By +SocialGood Connector Clarisse Joy Mañabat
With the new and different fashion trends coming up, it is tempting to purchase one after another. The fashion industry attracts consumers to buy more, but wear it less — making it the second most polluting industry in the world. It pollutes our water, air, and land.
Fast fashion means producing more clothes frequently and with low cost. It is sped from catwalk to online sellers and physical shop displays.
Mass production is often resource intensive. For example, 200 liters of water are consumed to produce a kilogram of fabric and 10,000 liters of water are consumed to produce one pair of jeans.
In addition to the basic production, we use toxic chemicals to print and dye it. Textile dyeing is the second largest water polluter in the world. One million tons of chemical dyes are used every year, polluting the water bodies and killing marine life. The gaseous emissions brought by harmful chemicals such as sulfur dioxide and nitrous oxides pollutes the air. In many ways, the fashion footprint is more hazardous than the carbon footprint.
Around the world, it is estimated that between 80 to 100 billion pieces of clothing are produced each year. However, only 80 billion were purchased and only 20% of clothes are worn regularly. What happens to the remaining 20 billion and 80%? They either collect dust in the closet or end up in the landfills. Every year, 90 million tons of clothing ends up in landfills. Over time, the landfill buildup also starts to produce pollution in the form of methane.
In rejection of unethical and harmful production of today’s fasion, there is a rising interest in a circular model of fashion production; which reuses, recycles, and reduces materials as much as possible. There are emerging eco-friendly and sustainable fashion brands that serve both fashion and environment.
On September 22, 2019, the 10th Social Good Summit at 92nd Street Y tackled the most important issue of our time — climate change. One of the event’s panels, “ A Wearable Solution, discussed ethical and sustainable fashion. Mara Hoffman, a fashion designer, president and creative director of her own brand, and a recipient of Unifi’s “Leading the Change” award, spoke of her aims to design and manufacture garments with greater care and to reduce impact on the environment. Omar Itani, co-founder of FabricAID, raised awareness about the environmental cost of fashion industry.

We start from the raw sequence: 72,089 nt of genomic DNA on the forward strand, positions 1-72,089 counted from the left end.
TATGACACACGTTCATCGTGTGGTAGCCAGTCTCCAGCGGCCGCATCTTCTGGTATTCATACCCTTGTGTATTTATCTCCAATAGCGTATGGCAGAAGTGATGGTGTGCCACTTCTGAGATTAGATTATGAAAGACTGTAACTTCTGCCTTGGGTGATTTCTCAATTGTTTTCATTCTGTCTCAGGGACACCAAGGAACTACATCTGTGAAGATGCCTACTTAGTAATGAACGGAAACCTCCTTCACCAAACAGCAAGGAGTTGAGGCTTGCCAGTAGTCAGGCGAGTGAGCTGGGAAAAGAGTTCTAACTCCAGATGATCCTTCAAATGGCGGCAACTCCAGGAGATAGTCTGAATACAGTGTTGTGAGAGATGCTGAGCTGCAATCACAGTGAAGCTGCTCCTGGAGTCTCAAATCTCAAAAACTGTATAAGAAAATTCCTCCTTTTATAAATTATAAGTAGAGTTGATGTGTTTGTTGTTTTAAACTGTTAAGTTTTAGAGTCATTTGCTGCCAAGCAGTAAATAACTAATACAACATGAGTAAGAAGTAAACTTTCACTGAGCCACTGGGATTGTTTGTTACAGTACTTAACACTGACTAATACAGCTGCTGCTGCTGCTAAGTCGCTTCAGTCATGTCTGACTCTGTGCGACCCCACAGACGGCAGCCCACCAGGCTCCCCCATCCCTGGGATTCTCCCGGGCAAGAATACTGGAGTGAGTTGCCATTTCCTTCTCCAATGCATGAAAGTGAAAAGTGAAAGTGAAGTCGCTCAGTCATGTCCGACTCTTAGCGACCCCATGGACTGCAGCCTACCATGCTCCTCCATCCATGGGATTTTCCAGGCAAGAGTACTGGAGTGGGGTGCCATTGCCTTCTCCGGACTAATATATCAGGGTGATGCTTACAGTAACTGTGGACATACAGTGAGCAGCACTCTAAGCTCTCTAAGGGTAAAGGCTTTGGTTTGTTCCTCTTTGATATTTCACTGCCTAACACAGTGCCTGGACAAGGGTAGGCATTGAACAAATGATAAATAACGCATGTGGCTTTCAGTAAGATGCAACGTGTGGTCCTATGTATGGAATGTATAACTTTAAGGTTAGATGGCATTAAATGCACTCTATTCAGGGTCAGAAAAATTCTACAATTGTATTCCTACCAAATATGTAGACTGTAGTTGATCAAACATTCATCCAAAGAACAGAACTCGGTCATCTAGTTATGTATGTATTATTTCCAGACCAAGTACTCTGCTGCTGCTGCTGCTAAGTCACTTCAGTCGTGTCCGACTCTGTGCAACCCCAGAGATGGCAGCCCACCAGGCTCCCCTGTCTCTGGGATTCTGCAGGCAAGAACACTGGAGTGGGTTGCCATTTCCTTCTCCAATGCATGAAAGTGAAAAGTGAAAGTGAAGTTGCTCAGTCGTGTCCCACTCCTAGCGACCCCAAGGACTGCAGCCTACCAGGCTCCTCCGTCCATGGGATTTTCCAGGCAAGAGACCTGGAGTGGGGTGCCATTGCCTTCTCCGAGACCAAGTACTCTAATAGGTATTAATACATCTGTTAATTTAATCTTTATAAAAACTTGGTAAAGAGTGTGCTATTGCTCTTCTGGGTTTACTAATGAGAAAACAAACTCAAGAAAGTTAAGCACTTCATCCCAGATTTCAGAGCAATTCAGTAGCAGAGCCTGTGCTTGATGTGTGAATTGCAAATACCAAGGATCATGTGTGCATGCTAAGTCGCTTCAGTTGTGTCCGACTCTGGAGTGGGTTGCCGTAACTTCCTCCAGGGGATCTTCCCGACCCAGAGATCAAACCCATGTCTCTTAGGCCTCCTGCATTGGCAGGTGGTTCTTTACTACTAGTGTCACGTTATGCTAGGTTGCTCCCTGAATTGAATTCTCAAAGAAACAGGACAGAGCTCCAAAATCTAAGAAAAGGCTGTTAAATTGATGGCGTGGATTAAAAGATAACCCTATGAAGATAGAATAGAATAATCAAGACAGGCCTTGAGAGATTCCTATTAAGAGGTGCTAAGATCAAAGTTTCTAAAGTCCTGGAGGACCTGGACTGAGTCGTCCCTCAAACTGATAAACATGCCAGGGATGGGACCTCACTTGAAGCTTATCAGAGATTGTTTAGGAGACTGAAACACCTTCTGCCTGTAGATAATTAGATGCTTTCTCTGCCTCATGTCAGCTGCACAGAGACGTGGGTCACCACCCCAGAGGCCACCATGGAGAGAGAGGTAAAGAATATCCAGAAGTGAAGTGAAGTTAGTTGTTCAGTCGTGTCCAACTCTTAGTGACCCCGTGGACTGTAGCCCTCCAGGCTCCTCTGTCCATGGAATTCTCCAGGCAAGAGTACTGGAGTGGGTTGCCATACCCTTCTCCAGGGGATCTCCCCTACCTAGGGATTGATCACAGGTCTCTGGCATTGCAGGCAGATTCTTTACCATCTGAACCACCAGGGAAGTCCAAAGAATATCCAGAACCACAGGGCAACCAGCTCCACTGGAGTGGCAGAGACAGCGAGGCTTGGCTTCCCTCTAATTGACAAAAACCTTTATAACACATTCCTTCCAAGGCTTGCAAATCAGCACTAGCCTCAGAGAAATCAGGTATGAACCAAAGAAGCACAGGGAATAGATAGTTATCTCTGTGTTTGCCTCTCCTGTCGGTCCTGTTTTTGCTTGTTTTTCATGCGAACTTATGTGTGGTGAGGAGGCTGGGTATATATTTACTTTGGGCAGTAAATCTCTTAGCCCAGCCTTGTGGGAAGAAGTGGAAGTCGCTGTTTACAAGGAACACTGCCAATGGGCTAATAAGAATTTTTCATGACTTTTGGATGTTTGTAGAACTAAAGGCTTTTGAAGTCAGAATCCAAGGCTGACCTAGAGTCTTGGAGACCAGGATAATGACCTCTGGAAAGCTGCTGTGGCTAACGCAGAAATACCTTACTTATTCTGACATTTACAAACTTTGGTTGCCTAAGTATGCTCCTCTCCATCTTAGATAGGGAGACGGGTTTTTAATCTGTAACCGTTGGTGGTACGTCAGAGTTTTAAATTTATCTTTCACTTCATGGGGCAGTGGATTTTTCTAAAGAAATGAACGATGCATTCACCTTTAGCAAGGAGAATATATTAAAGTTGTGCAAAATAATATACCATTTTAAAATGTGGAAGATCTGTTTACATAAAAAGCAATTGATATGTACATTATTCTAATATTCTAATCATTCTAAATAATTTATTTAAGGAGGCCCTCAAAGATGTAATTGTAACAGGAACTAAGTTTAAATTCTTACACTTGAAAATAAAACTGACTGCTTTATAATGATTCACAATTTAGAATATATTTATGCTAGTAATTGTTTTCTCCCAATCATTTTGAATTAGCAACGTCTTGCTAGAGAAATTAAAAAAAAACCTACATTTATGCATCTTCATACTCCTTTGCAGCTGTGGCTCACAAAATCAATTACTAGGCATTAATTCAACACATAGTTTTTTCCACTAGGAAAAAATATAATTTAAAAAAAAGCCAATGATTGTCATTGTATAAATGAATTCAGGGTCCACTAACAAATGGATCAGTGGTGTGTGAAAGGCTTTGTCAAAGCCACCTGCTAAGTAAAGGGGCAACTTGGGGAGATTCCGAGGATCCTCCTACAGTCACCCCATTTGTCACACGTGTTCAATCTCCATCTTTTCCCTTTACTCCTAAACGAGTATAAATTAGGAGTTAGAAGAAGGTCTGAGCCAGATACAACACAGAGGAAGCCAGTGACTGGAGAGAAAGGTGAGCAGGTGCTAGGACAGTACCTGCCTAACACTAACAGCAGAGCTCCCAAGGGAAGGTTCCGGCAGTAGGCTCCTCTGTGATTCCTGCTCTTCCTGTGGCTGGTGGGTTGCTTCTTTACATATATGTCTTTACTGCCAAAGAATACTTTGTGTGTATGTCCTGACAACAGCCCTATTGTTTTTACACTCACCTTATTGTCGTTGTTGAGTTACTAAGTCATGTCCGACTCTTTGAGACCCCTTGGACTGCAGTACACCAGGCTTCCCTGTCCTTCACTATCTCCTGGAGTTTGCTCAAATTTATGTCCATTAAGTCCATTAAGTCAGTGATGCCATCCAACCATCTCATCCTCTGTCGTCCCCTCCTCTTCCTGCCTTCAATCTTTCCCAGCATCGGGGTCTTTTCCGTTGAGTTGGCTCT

Itani shared FabricAID’s goal to deliver good quality clothing while not harming the environment. The company reduce fabric waste and helps disadvantaged communities in Lebanon and Syria to get more access to good quality clothing at an affordable price. Giving the community a dignified shopping experience is also a goal, through their program people will come to shop and try on clothes without feeling that someone is doing charity for them.
Hoffman shared how her company shifted modes of production after 15 years of operations when they discovered the huge harmful impact brought by fashion. During my offstage interview with Hoffman, she discussed how consumers are becoming more aware of what they wear and the impact it has on the environment. However, she mentioned that while consumers feel more pressure to consider the environmental impact brought by fashion we still need a fashion revolution to change the fashion industry. She also pointed out that the longevity of clothes should be considered since our planet cannot hold our hunger for more.
The idea of choosing what to wear is power, it is a vital part of a sustainable lifestyle and rejects the culture of waste that has helped create the climate crisis. Be part of the community movement that chooses fashion responsibly.